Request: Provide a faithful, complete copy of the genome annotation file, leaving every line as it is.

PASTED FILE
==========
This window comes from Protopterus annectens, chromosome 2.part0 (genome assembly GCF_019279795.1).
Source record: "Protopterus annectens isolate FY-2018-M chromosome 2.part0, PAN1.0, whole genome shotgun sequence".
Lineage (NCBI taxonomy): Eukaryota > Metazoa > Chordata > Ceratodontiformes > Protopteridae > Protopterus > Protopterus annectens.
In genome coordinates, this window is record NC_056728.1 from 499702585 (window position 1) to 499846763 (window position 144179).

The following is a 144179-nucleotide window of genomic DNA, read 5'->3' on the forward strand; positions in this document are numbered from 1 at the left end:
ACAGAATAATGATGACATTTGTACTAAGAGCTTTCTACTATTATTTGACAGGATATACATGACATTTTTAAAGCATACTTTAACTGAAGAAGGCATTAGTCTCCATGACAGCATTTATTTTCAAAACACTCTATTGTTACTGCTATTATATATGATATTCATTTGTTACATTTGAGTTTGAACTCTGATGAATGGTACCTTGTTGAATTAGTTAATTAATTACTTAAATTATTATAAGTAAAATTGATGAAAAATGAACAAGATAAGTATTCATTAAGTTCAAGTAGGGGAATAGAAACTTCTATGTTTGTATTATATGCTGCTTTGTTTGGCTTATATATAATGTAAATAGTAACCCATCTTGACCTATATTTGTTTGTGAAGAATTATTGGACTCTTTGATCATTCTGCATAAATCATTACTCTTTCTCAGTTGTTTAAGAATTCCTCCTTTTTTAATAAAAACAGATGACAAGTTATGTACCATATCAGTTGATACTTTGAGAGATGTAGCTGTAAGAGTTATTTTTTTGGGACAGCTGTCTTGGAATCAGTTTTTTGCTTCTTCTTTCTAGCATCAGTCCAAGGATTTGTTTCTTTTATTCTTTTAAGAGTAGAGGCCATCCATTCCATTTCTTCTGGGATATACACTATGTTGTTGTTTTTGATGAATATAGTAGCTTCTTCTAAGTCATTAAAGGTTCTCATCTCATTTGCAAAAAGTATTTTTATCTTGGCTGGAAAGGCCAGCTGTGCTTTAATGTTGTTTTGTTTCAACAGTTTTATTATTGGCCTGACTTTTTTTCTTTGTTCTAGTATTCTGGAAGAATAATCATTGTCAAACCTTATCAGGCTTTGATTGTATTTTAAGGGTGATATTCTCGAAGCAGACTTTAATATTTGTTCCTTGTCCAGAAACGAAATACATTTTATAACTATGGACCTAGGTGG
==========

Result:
This window comes from Protopterus annectens, chromosome 2.part0 (genome assembly GCF_019279795.1).
Source record: "Protopterus annectens isolate FY-2018-M chromosome 2.part0, PAN1.0, whole genome shotgun sequence".
Lineage (NCBI taxonomy): Eukaryota > Metazoa > Chordata > Ceratodontiformes > Protopteridae > Protopterus > Protopterus annectens.
In genome coordinates, this window is record NC_056728.1 from 499702585 (window position 1) to 499846763 (window position 144179).

The following is a 144179-nucleotide window of genomic DNA, read 5'->3' on the forward strand; positions in this document are numbered from 1 at the left end:
ACAGAATAATGATGACATTTGTACTAAGAGCTTTCTACTATTATTTGACAGGATATACATGACATTTTTAAAGCATACTTTAACTGAAGAAGGCATTAGTCTCCATGACAGCATTTATTTTCAAAACACTCTATTGTTACTGCTATTATATATGATATTCATTTGTTACATTTGAGTTTGAACTCTGATGAATGGTACCTTGTTGAATTAGTTAATTAATTACTTAAATTATTATAAGTAAAATTGATGAAAAATGAACAAGATAAGTATTCATTAAGTTCAAGTAGGGGAATAGAAACTTCTATGTTTGTATTATATGCTGCTTTGTTTGGCTTATATATAATGTAAATAGTAACCCATCTTGACCTATATTTGTTTGTGAAGAATTATTGGACTCTTTGATCATTCTGCATAAATCATTACTCTTTCTCAGTTGTTTAAGAATTCCTCCTTTTTTAATAAAAACAGATGACAAGTTATGTACCATATCAGTTGATACTTTGAGAGATGTAGCTGTAAGAGTTATTTTTTTGGGACAGCTGTCTTGGAATCAGTTTTTTGCTTCTTCTTTCTAGCATCAGTCCAAGGATTTGTTTCTTTTATTCTTTTAAGAGTAGAGGCCATCCATTCCATTTCTTCTGGGATATACACTATGTTGTTGTTTTTGATGAATATAGTAGCTTCTTCTAAGTCATTAAAGGTTCTCATCTCATTTGCAAAAAGTATTTTTATCTTGGCTGGAAAGGCCAGCTGTGCTTTAATGTTGTTTTGTTTCAACAGTTTTATTATTGGCCTGACTTTTTTTCTTTGTTCTAGTATTCTGGAAGAATAATCATTGTCAAACCTTATCAGGCTTTGATTGTATTTTAAGGGTGATATTCTCGAAGCAGACTTTAATATTTGTTCCTTGTCCAGAAACGAAATACATTTTATAACTATGGACCTAGGTGG